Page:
S. Mohan, J.
1. This writ petition is directed against the award made by the Additional Labour Court, Madras in I.D. No. 123 of 1972, dated 1st July, 1972. The short facts are as follows. The second respondent, workman (R. Kannan) was on leave from 22nd October, 1970, to 19th of November, 1970. Normally, therefore, he should have resumed duty on the 20th November, 1970. On 24-11-1970, he made an application for leave saying that he went to Gujarat to attend on his sickly wife and there he had taken ill. However, he did not produce medical certificate which he promised to do on resumption of duty. A similar letter was written on the 17th December, 1970. Here again, it was not accompanied by medical certificate. On the 18th December, 1970, the writ petitioner wrote to the second respondent calling upon him to produce the medical certificate in support of his alleged sickness. But, nothing emanated. Therefore, on 29th of December, 1970, resorting to company's staff Regulation 16, the writ petitioner-company wrote to the second respondent stating that inasmuch as he was on leave for more than 8 consecutive working days, he is deemed to have left the company's services and that his salary would be settled by the wages department. On 23rd January, 1971, the second respondent wrote a long explanation for his absence and along with that letter, he forwarded two medical certificates, one from Dr. Nagar Wadia, M.B.B.S., Surat, and the other from Dr. Thirugnanasambandam, M.B.B.S., Government Kilpauk Medical College Hospital, Madras-10. By a letter dated 30th January, 1971, the writ petitioner-company stated that the second respondent himself had terminated the contract of service under Regulation 16 by absenting himself without leave for more than 8 consecutive working days and it regretted that it could not reemploy the second respondent in its organisation. Thereupon, the matter came up for adjudication before the Labour Court and the Labour Court found that this is a case in which having regard to the qualification prescribed in Regulation 16 of the Company's Staff Regulation, the explanation ought to have been accepted and it could not be held to be a case of automatic termination of service. Aggrieved by the award of the Labour Court, the present writ petition has been preferred.
2. It is the contention of the learned Counsel for the writ petitioner that the award of the Labour Court is not only illegal, but also incorrect, because it had directed reinstatement of workman who had chosen to absent himself without leave and without producing medical certificate in spite of he being repeatedly called upon to do so, and in matters of discipline it is the management which has the ultimate control and, therefore, it is incorrect on the part of the Labour Court to hold that the explanation given by the workman ought to have been accepted. This argument, though attractive, on a deeper scrutiny loses its force, if reference is made to Regulation 16 of Company's Staff Regulation which reads as follows:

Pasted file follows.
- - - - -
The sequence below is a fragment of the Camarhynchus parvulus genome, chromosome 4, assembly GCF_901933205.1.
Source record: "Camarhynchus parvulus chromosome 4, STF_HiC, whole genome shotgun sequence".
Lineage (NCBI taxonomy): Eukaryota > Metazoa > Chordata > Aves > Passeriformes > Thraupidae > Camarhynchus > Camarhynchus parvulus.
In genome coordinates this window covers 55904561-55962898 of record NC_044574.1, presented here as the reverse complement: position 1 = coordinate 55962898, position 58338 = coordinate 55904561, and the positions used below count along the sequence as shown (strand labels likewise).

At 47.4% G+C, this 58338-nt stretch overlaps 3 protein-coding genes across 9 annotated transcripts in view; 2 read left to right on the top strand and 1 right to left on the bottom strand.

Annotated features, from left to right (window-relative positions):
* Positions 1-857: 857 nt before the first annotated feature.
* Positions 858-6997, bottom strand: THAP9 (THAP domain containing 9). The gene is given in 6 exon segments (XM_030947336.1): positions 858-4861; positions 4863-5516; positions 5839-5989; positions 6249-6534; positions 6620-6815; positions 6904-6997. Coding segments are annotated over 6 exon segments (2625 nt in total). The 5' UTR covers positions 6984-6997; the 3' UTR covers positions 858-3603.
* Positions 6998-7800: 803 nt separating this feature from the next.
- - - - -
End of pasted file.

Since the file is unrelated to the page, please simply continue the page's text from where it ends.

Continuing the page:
16. Any employee who absents himself for eight consecutive working days without leave, shall be deemed to have left the Company's service without notice, thereby terminating his contract of service. If he gives an explanation to the satisfaction of the Secretary, the absence shall be converted into leave without pay or dearness allowance.
Any employee leaving the Company's service in this manner shall have no claim for re-employment by the company.
But if the absence is proved to the satisfaction of the secretary to be one due to sickness, then such absence shall be converted into sick leave for such period as the employee is eligible.
3. The contention of the writ petitioner is confined only to the first half of the Regulation 16, namely--
Any employee who absents himself for eight consecutive working days without leave, shall be deemed to have left the company's service without notice, thereby terminating his contract of service.
If the Regulation has stood there, there would have been no difficulty in accepting the argument of the writ petitioner. But, unfortunately for the writ petitioner there are other qualifications about offering an explanation and the Secretary being satisfied or not being satisfied. There is nothing to indicate in the letter of 30th of January, 1971, that the explanation was ever considered and the Secretary was dissatisfied. The reason why I am saying this is that the time when the letter was written by the company on 30th January, 1971, there were two medical certificates Exts. W. 3 and W. 4 one by the Doctor from Surat and the other from the Doctor from Kilpauk Medical College Hospital, Madras. Certainly if the company wanted to have recourse to Regulation 16, it ought to have complied with the other qualifications prescribed thereunder fully in order to get the protection under that Regulation. But, the company did not do so. I am unable to agree with the submission of the learned Counsel for the writ petitioner that by implication the letter dated 30th January, 1971 would reveal his explanation has not been accepted. Where the management seeks to terminate the service of a workman by resorting to a Regulation, it cannot close its eyes to the other qualifications prescribed therein and restrict itself only to the first half, which I mentioned above, since it is bread and butter of the workman. In this view, I do not think it is necessary for me to go into the question whether the finding of the Labour Court that the explanation ought to have been accepted by the management is correct or not.
4. Accordingly, the writ petition will stand dismissed. However, I make no order as to costs.
5. It is needless for me to state I hat if there are other Regulation by which the management could exercise its rights independently it could do so about which I say nothing in the writ petition since it is not the subject-matter before me.